Why are Newbies Such Whiners? - page 12

catchy title, eh? right up there with "why are nurses such backstabbers" (assuming that all nurses are backstabbers) and "nurses eat their young" and "why are nurses so mean?" i don't know about... Read More

  1. by   K98
    Quote from ruby vee
    [font="comic sans ms"]then there's something wrong with your vision. i'm sorry for you.
    vision is fine...don't be sorry :d
  2. by   blueiwahine
    I have to say my experience with my mgr and fellow co-workers has been a good experience...Sure there are some days when they might be a little cranky or not have patience for me...but aren't we all and considering what we have to work with...who wouldn't be...and I also can be a whiney baby at times...
  3. by   Tweety
    Quote from K98
    Vision is fine...don't be sorry
    We will all agree to disagree.

    No need to discuss further. Sometimes our minds are made up, no amount of "discussion" will change each other's point of view. So we'll move on.
  4. by   lorelei40
    talk about dwelling on the negative! sheesh.
  5. by   gdean1
    I've seen whiny newbies and b***chy preceptors and undortunately that is a management issue. First a preceptor should be wanting to train newbies or it won't work I've seen too many who do it for the 0.25 extra they make or because of the status of it or for all the wrong reasons. The ones who do it for the right reasons are wonderful -- except when they get the whiny ones.
    Newbies also need to have patience to learn what they need to. All too often, they expect to be able to do things on their own and do make scarey judgements. Fortunately you were able to catch some and use that as a learning experience if they were open to it but they obviously weren't. So sad for the newbie.
    I haven't been around long enough to see outcomes but I would venture to guess that those whiny newbies you talk about will mature into horrible nurses and even worse preceptors. The good nurses in training will make better nurses and hopefully see the advantage in being a preceptor and do a great job at that as well.
    Management should continually look at their preceptors and ask if they are doing a good job. If not, they should step back. Just because they took a precepting class about 15 years ago doesn't not qualify them to continue. They may have gone through an ugly divorce, been pasted over for promotions, fired from another job and returned and who know what all to change they ability to train new nurses correctly and getting a bad newbie off on the wrong foot will compound the issues down the road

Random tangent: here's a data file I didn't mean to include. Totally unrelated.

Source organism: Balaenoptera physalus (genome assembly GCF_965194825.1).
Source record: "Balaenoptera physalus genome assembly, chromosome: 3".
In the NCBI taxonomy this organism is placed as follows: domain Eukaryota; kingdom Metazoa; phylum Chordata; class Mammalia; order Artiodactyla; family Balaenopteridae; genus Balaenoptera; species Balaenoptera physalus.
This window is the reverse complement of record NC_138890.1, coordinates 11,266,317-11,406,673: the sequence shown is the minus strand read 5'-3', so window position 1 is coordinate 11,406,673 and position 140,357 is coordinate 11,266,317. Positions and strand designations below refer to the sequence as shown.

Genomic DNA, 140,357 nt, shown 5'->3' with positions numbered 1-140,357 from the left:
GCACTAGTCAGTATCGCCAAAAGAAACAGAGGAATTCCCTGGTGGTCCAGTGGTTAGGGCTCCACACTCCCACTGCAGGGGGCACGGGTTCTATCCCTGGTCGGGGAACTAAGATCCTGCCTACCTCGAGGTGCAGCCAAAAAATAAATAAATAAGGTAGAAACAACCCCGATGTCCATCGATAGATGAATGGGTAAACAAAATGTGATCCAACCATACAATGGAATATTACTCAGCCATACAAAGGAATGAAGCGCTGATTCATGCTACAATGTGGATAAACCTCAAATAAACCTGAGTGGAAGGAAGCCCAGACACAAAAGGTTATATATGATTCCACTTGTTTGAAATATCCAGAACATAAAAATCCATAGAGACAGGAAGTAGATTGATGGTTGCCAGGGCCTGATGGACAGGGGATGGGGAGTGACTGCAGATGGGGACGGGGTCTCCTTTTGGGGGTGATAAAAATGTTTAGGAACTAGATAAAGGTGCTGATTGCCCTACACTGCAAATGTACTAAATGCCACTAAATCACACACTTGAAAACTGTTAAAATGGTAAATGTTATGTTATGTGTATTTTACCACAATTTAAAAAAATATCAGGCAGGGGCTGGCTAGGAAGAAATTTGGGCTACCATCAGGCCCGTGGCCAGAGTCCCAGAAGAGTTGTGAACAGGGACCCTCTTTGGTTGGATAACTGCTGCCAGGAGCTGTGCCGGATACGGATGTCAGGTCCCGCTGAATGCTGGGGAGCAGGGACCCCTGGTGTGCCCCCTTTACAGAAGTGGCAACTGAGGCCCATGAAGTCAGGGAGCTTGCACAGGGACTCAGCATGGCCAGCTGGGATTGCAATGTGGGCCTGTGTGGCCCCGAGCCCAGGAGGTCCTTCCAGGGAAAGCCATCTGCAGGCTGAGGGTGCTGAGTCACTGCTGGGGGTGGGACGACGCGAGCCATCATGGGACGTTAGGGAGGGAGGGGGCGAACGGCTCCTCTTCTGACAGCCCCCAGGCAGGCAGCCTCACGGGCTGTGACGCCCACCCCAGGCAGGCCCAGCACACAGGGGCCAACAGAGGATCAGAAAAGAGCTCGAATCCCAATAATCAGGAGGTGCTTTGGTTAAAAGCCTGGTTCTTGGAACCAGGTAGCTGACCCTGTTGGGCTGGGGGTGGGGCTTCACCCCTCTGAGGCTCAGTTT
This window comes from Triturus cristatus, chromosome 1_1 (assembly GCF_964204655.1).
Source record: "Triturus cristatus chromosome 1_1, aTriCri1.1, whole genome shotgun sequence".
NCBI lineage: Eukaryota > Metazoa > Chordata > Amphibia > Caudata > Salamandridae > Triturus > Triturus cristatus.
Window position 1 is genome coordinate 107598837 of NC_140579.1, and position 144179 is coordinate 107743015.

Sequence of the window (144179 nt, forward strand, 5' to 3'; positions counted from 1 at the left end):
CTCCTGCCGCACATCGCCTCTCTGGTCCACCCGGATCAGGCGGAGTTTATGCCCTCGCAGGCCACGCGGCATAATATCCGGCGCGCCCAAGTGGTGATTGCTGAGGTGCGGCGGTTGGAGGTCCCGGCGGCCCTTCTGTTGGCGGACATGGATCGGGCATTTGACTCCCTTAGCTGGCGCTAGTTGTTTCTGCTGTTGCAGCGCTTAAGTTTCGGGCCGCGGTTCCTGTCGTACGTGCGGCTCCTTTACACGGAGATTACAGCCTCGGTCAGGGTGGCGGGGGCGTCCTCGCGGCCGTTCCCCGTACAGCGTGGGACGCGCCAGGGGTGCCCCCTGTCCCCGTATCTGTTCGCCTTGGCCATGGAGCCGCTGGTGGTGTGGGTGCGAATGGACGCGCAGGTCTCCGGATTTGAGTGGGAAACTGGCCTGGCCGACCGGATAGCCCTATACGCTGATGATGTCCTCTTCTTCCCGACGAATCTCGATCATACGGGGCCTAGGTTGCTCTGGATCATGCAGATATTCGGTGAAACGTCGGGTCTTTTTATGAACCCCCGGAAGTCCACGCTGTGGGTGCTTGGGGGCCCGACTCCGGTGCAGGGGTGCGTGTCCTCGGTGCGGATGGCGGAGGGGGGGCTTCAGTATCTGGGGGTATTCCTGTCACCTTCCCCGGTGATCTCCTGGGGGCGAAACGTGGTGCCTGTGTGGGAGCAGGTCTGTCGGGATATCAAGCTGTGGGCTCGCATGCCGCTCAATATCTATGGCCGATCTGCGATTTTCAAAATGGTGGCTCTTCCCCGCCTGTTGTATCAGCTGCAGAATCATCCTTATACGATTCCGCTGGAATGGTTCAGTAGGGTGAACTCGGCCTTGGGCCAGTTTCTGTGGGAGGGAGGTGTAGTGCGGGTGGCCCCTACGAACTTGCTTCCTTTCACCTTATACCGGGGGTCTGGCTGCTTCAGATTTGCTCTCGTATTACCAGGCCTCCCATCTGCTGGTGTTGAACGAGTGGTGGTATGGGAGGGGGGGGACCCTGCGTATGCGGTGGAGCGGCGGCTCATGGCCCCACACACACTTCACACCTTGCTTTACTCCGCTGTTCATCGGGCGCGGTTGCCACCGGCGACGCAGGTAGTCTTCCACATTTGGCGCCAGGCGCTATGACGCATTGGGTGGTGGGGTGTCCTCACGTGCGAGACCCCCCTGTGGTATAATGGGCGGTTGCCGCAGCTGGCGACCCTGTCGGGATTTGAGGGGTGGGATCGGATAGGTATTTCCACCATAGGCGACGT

6. by   twotrees2
    those who do stand up for what we shoudl have should also be forewarned and prepared to potentially loose thier job or be told to get looking -

    i wsa told last week that they wish id stay and that i am a good nurse yada yada when i went in and said i cant work theh way you wish me to this is what i need ( adequate staffing, more orientation for the new nurses bring in and even more for the new grads as it reflects on my license to work with them and be unabke to HELP them - etc) i was basiically told i will be missed - umm yeah ok so obviously the powers that be will NOT be fighting with us even though tyhey "say" they do not agree with the corporation way of doing stuff-


    Quote from interleukin
    Forgive me, but I thought something I wrote on another forum was appropriate here.



    Nursing students must be taught that their safety and professional well being come first. Saying, "no" to assignments or tasks that are either too demanding to maintian safety, or ramp out of control, will engender respect.

    If it brings reprimand, cynicism, condescension, or managerial resistence, then it's time for a new position.

    Not asking for help will create an instant breeding ground for stress and discontent.

    Expect and practice equality.

    Practice saying, "Your [behavior/condescension/rudeness/yelling/etc.] is unacceptable and is an embarassment to your proferssion." You will be too upset to think it when it's needed.

    Your desk is yours. Your report is vital. Don't hesitate to take it when the time comes. Don't go searching for charts for others. They're around.

    Stop apologizing for doing your job. If the doctor is supposed to put in orders, make them do it. God knows, you have enough to do and they will not very receptive when you ask them to help you with a turn or insert an ng tube. If you have to wake up a doc for a good reason, it's not about him, or you, or the price of Bahamian swordfish. It's about care. The CEO will not apologize to you after you get sprayed with sputum from disonnected vent tubing.

    In general, do not clean up after others. If they made a mess, they can help clean it. It is this kind of everyday behavior that perpetuates the die-hard, nurse-as-maid identity.

    Require that they wash their hands according to contemporary standards of infection control. It's not about them, it's about the patient. Always remind them of that. And remember, no manager worth his/her salt will ever side with a physician for not washing his/her hands.

    When approached without the courtesy of a, "Good morning, or hello," I simply say, "I'm fine..how are you?" I say it with a smile and, in ten years, it has never never failed to create the expectation of respect and decency to the interaction.

    "Yeah, but you're a guy!"

    Well, again, fuhgettaboutit!! Respect is behavior specific, not gender specific.